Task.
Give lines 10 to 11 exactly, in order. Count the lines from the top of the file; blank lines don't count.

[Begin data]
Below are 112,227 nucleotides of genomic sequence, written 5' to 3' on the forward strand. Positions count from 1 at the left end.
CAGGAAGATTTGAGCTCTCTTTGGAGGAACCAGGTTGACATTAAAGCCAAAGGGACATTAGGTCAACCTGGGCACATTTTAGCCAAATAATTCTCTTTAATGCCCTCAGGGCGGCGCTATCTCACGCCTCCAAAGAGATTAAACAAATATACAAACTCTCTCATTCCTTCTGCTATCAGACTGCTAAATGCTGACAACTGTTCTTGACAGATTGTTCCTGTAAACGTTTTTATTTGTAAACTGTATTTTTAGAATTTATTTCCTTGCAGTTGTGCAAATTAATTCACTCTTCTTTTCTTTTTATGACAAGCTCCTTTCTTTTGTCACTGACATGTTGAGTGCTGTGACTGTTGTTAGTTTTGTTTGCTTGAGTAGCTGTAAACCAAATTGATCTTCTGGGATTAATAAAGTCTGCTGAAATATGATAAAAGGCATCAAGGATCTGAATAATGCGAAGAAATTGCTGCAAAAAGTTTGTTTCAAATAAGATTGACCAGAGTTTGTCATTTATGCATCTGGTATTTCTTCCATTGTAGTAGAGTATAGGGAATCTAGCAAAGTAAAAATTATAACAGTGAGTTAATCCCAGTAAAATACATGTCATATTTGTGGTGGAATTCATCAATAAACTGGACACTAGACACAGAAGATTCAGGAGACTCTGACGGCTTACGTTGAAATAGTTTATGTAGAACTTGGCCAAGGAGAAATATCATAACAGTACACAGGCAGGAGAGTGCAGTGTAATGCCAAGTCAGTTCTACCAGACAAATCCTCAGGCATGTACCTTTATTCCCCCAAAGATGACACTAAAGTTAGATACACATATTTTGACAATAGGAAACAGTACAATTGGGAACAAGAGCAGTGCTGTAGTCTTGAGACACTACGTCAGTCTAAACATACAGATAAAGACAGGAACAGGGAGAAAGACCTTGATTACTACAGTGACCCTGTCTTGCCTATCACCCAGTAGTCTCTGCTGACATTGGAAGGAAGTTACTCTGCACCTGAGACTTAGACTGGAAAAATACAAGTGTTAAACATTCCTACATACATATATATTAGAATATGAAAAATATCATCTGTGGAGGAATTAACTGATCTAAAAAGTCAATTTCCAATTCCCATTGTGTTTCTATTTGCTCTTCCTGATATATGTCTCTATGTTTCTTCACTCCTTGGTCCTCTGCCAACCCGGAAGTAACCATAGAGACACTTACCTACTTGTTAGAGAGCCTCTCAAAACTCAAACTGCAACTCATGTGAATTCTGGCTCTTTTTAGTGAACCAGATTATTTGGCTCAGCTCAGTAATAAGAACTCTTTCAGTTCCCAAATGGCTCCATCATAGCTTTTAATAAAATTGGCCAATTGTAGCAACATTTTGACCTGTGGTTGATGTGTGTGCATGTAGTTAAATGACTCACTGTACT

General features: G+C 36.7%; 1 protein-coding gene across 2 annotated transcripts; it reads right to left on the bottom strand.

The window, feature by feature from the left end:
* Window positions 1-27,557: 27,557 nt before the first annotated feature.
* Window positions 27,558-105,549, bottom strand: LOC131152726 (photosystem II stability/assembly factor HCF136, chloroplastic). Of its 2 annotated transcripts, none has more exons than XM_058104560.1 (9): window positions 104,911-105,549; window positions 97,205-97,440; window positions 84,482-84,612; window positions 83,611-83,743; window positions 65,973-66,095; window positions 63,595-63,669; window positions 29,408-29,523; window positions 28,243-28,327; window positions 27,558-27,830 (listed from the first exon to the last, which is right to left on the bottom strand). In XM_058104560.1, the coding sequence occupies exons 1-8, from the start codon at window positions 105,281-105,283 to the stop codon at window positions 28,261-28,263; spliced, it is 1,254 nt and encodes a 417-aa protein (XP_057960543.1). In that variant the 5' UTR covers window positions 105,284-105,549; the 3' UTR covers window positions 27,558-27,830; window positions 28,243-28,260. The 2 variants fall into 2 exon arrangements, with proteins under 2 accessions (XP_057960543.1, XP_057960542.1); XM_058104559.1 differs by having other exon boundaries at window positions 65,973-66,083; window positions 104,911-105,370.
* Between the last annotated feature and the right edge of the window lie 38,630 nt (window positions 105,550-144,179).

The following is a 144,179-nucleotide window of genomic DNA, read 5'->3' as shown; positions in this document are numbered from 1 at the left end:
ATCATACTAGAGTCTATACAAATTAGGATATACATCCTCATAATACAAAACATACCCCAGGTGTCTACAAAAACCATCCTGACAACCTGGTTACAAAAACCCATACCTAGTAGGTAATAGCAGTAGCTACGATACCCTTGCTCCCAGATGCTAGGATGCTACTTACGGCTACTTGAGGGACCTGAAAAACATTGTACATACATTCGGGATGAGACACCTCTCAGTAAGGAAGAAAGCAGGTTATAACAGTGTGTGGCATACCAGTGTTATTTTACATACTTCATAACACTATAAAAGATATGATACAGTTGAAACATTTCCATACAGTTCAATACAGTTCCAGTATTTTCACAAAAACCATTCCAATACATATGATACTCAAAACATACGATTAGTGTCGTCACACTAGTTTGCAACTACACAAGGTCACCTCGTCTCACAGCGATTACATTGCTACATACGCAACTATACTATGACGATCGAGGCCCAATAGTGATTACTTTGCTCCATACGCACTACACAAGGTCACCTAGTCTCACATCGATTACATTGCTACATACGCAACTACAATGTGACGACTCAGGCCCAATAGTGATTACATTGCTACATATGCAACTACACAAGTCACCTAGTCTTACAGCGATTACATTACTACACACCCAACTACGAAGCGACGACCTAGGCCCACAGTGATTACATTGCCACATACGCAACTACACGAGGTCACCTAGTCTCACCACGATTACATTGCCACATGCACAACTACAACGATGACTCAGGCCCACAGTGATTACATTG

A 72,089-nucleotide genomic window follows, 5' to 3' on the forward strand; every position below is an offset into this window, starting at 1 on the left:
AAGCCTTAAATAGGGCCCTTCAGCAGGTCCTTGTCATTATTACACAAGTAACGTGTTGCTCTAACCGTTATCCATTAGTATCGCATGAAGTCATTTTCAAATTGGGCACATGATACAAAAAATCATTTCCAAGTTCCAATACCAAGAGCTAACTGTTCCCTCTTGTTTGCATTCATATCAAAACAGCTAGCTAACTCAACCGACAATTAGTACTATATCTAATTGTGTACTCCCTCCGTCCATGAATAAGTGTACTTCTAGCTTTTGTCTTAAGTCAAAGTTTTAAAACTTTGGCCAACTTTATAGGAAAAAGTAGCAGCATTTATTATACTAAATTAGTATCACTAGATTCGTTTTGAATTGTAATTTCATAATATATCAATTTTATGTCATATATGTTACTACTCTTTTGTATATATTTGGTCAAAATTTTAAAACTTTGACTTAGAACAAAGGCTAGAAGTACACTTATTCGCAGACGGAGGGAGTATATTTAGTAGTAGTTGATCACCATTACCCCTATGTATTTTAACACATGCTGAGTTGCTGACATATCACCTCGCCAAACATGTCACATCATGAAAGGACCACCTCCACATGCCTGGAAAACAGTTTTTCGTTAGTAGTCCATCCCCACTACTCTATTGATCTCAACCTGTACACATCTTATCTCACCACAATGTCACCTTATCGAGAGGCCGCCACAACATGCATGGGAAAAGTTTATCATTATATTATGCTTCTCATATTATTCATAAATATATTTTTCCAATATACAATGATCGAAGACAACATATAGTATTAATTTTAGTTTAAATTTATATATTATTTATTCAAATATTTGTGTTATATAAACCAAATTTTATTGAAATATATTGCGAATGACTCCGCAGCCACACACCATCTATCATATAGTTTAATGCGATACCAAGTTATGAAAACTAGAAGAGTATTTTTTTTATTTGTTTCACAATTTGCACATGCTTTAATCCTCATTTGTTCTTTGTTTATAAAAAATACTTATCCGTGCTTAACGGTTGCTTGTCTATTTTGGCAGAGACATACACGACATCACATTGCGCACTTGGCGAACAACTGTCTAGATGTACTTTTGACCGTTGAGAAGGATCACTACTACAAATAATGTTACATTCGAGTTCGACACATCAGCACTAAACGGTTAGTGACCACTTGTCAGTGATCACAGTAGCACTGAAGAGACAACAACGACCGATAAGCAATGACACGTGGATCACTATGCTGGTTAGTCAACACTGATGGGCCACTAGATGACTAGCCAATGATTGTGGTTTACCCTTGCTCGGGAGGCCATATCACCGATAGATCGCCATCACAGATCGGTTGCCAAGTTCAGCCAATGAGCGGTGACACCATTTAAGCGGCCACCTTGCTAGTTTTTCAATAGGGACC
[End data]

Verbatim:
A 72,089-nucleotide genomic window follows, 5' to 3' on the forward strand; every position below is an offset into this window, starting at 1 on the left:
AAGCCTTAAATAGGGCCCTTCAGCAGGTCCTTGTCATTATTACACAAGTAACGTGTTGCTCTAACCGTTATCCATTAGTATCGCATGAAGTCATTTTCAAATTGGGCACATGATACAAAAAATCATTTCCAAGTTCCAATACCAAGAGCTAACTGTTCCCTCTTGTTTGCATTCATATCAAAACAGCTAGCTAACTCAACCGACAATTAGTACTATATCTAATTGTGTACTCCCTCCGTCCATGAATAAGTGTACTTCTAGCTTTTGTCTTAAGTCAAAGTTTTAAAACTTTGGCCAACTTTATAGGAAAAAGTAGCAGCATTTATTATACTAAATTAGTATCACTAGATTCGTTTTGAATTGTAATTTCATAATATATCAATTTTATGTCATATATGTTACTACTCTTTTGTATATATTTGGTCAAAATTTTAAAACTTTGACTTAGAACAAAGGCTAGAAGTACACTTATTCGCAGACGGAGGGAGTATATTTAGTAGTAGTTGATCACCATTACCCCTATGTATTTTAACACATGCTGAGTTGCTGACATATCACCTCGCCAAACATGTCACATCATGAAAGGACCACCTCCACATGCCTGGAAAACAGTTTTTCGTTAGTAGTCCATCCCCACTACTCTATTGATCTCAACCTGTACACATCTTATCTCACCACAATGTCACCTTATCGAGAGGCCGCCACAACATGCATGGGAAAAGTTTATCATTATATTATGCTTCTCATATTATTCATAAATATATTTTTCCAATATACAATGATCGAAGACAACATATAGTATTAATTTTAGTTTAAATTTATATATTATTTATTCAAATATTTGTGTTATATAAACCAAATTTTATTGAAATATATTGCGAATGACTCCGCAGCCACACACCATCTATCATATAGTTTAATGCGATACCAAGTTATGAAAACTAGAAGAGTATTTTTTTTATTTGTTTCACAATTTGCACATGCTTTAATCCTCATTTGTTCTTTGTTTATAAAAAATACTTATCCGTGCTTAACGGTTGCTTGTCTATTTTGGCAGAGACATACACGACATCACATTGCGCACTTGGCGAACAACTGTCTAGATGTACTTTTGACCGTTGAGAAGGATCACTACTACAAATAATGTTACATTCGAGTTCGACACATCAGCACTAAACGGTTAGTGACCACTTGTCAGTGATCACAGTAGCACTGAAGAGACAACAACGACCGATAAGCAATGACACGTGGATCACTATGCTGGTTAGTCAACACTGATGGGCCACTAGATGACTAGCCAATGATTGTGGTTTACCCTTGCTCGGGAGGCCATATCACCGATAGATCGCCATCACAGATCGGTTGCCAAGTTCAGCCAATGAGCGGTGACACCATTTAAGCGGCCACCTTGCTAGTTTTTCAATAGGGACC